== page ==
Creating fans

Published: November 26th, 2003
Creating fans

So what is a Raving Fan? Ken Blanchard says: A Raving Fan is your most valuable asset. He is someone who is so delighted with what you’ve done for her or how you’ve treated him that he raves about you to all her stakeholders. A Raving Fan is a walking, talking, live commercial for you and

your services.

So let me ask you: how many “”Raving Fans”” do you have? Are you delivering the kind of service that impacts people so profoundly that they feel compelled to tell others about how you made them feel? The most powerful form of advertising is simply word-of-mouth. You and I are far more likely to trust someone who we know and like than any TV, radio or press advertisement. Also, it’s a whole lot cheaper.

The more you engage in habitual generosity, the more likely you are to create raving fans. Give, and you will receive the kind of kudos that leads to much, much more business. How many people do you know who give so much of themselves that they consistently create raving fans? If you’re like most other people, you’ll probably struggle to identify more than one or two.

However, here’s a dual warning: Firstly, when you give of yourself, make sure that what you’re giving is relevant and meaningful to the recipient. Don’t gush all over the other person. Don’t “over-engage” her. Pitch your delivery at the right level. This takes empathy, sensitivity and experience. Secondly, don’t burn yourself out or get frustrated when the other person doesn’t seem to appreciate your investment in her wellbeing. That’s why it’s important for your generosity to be genuine and habitual. If it flows effortlessly and authentically, it will keep on flowing.

I always appreciated the kindness of strangers

Be courteous, kind and considerate to strangers. You never know when you’re entertaining an angel. And you never know who is watching.

It was 5.30 p.m. one Thursday afternoon. I was standing in line, waiting to check in for a flight from Johannesburg to Cape Town on a recent trip to South Africa. All of a sudden, I heard a collective moan from the crowd. The flight had been cancelled. Passengers were being loaded onto another plane that was only leaving at 10.30 p.m. instead of the scheduled 6.15 p.m. departure time. Passenger after passenger vented their anger on the ground hostess serving them. One after another, they complained in frustration. I watched her carefully. She never lost her poise or her cool. She demonstrated extreme grace under severe pressure.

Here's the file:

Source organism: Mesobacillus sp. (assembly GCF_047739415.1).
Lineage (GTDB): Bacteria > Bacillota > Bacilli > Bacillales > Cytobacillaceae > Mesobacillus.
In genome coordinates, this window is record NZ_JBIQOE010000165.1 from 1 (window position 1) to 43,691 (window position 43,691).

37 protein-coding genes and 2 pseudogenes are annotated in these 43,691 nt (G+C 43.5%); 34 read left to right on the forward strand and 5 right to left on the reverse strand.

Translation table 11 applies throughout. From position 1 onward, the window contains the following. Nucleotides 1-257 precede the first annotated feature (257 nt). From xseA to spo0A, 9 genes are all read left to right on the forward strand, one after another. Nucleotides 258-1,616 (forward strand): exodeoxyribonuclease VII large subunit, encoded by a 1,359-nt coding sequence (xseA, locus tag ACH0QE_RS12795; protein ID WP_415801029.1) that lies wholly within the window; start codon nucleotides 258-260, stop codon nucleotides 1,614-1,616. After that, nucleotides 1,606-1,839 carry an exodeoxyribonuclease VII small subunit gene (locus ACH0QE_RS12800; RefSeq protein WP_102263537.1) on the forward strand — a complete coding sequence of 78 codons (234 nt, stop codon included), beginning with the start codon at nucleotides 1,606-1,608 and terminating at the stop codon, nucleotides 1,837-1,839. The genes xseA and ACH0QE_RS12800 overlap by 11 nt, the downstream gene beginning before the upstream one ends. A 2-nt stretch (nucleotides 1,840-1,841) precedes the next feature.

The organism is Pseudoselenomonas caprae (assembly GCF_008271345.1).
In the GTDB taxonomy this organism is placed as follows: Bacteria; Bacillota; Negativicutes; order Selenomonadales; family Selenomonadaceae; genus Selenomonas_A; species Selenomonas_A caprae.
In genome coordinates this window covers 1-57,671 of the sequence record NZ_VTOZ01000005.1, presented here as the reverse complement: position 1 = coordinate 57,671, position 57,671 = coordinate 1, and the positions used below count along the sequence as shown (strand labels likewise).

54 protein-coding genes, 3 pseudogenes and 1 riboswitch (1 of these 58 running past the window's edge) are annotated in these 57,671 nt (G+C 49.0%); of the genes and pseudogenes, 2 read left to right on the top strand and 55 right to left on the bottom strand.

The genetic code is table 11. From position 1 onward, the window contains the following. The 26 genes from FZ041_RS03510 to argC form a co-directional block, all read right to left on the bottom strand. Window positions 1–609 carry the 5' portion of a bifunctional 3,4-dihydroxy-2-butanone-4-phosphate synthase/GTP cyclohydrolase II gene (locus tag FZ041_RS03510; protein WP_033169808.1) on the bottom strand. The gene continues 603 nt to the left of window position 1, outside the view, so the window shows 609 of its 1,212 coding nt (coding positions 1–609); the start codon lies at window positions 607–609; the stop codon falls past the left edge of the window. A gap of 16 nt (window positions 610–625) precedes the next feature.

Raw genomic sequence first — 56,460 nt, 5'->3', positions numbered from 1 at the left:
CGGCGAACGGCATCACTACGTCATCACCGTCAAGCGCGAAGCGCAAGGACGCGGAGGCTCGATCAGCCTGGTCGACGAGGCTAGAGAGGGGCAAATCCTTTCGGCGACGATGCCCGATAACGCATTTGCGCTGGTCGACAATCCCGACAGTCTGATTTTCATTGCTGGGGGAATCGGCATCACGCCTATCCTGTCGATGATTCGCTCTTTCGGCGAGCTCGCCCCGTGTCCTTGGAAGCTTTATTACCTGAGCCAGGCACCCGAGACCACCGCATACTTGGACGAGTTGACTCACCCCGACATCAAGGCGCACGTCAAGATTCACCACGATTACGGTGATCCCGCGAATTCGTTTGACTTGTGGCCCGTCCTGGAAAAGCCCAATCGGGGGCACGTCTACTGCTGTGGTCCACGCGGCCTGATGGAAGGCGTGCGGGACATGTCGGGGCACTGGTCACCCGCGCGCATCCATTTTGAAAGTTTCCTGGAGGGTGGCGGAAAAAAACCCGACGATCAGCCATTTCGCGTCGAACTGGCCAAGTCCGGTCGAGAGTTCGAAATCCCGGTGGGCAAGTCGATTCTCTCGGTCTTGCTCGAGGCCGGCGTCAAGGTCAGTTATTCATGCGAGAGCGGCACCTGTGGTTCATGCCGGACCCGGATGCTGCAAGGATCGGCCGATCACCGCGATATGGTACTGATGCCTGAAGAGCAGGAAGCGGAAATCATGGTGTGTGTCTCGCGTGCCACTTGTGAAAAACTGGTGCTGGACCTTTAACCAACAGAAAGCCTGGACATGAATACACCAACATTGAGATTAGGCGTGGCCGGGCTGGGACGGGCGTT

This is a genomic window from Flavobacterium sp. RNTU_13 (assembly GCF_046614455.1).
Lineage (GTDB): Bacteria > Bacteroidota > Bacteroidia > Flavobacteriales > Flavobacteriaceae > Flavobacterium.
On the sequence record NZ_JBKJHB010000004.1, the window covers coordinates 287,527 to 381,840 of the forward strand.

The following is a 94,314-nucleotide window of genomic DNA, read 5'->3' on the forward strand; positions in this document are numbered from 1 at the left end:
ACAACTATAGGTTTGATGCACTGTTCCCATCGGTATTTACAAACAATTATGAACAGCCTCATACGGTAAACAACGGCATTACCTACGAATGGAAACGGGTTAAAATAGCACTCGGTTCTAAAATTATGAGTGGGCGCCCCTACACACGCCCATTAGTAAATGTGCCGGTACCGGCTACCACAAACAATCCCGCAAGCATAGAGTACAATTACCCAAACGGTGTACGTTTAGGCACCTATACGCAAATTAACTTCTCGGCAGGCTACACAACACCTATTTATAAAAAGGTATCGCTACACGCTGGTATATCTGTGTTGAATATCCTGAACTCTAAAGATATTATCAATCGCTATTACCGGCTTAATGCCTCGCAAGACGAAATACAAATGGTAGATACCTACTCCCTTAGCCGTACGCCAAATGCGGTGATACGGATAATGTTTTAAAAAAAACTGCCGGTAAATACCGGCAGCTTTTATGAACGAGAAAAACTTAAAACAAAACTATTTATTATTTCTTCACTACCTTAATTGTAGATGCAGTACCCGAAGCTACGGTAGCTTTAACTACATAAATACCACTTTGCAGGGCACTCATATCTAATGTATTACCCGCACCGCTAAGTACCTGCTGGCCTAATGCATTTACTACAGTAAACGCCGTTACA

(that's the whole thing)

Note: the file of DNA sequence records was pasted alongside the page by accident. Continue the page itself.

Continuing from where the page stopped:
I thought she was spectacular and when I finally reached her, I told her so. I said that my job entailed observing how people behave under stressful conditions. I told her that she inspired me because her attitude and service was world class. Well, what do you think her response was? No, I didn’t get an upgrade. Instead, a little tear trickled down her cheek. She could deal with all the problems but she couldn’t deal with a single genuine compliment. One kind word penetrated all the defences impervious to wave after wave of abuse.

So why am I telling you this story? Because, although I didn’t know it, standing directly behind me was the VP, Sales & Marketing, of one of the country’s largest corporations. He saw the interaction between the ground hostess and me, as well as the emotional response I elicited. As we went through security, he told me how impressed he was with what he had just seen. He asked me what I did for a living and when I told him, he asked for my business card. Three months later, I conducted a national motivation and sales program for his corporation to the tune of $50 000.

So what’s the moral of the story? Be courteous, kind and considerate to strangers. You never know who is watching. And you never know when it could be worth $50 000! Being habitually generous and genuine with your compliments pays. So when was the last time that you spontaneously complimented someone? Make sure you do it often, and make sure you do it in front of others.

One last thought: use humour when expressing frustration to frontline service personnel – put yourself in their shoes. And watch the difference it makes to the service you receive.

Mike Lipkin would be delighted to share your points of view. So please e-mail them to me at mike_lipkin@environics.ca.

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